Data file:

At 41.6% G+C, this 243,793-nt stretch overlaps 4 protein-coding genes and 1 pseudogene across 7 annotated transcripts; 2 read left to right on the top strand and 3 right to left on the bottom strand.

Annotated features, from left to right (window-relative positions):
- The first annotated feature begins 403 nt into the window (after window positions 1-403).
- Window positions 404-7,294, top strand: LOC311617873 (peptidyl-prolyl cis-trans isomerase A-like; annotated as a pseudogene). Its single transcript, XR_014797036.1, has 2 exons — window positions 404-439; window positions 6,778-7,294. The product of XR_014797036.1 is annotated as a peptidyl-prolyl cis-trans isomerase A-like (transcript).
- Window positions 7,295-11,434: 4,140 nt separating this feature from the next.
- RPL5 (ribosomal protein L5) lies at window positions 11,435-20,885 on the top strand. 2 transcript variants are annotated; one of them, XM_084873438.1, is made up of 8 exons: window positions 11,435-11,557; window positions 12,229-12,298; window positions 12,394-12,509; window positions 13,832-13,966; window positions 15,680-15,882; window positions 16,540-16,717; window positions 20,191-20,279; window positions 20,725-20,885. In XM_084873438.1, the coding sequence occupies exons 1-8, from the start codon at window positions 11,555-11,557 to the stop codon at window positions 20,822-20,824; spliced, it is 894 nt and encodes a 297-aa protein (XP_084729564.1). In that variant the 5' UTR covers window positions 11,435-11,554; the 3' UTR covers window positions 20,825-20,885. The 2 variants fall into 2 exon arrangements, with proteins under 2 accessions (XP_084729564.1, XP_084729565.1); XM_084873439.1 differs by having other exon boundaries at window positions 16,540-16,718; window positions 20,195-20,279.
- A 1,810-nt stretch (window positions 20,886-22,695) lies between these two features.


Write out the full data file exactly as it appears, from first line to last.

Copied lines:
At 41.6% G+C, this 243,793-nt stretch overlaps 4 protein-coding genes and 1 pseudogene across 7 annotated transcripts; 2 read left to right on the top strand and 3 right to left on the bottom strand.

Annotated features, from left to right (window-relative positions):
- The first annotated feature begins 403 nt into the window (after window positions 1-403).
- Window positions 404-7,294, top strand: LOC311617873 (peptidyl-prolyl cis-trans isomerase A-like; annotated as a pseudogene). Its single transcript, XR_014797036.1, has 2 exons — window positions 404-439; window positions 6,778-7,294. The product of XR_014797036.1 is annotated as a peptidyl-prolyl cis-trans isomerase A-like (transcript).
- Window positions 7,295-11,434: 4,140 nt separating this feature from the next.
- RPL5 (ribosomal protein L5) lies at window positions 11,435-20,885 on the top strand. 2 transcript variants are annotated; one of them, XM_084873438.1, is made up of 8 exons: window positions 11,435-11,557; window positions 12,229-12,298; window positions 12,394-12,509; window positions 13,832-13,966; window positions 15,680-15,882; window positions 16,540-16,717; window positions 20,191-20,279; window positions 20,725-20,885. In XM_084873438.1, the coding sequence occupies exons 1-8, from the start codon at window positions 11,555-11,557 to the stop codon at window positions 20,822-20,824; spliced, it is 894 nt and encodes a 297-aa protein (XP_084729564.1). In that variant the 5' UTR covers window positions 11,435-11,554; the 3' UTR covers window positions 20,825-20,885. The 2 variants fall into 2 exon arrangements, with proteins under 2 accessions (XP_084729564.1, XP_084729565.1); XM_084873439.1 differs by having other exon boundaries at window positions 16,540-16,718; window positions 20,195-20,279.
- A 1,810-nt stretch (window positions 20,886-22,695) lies between these two features.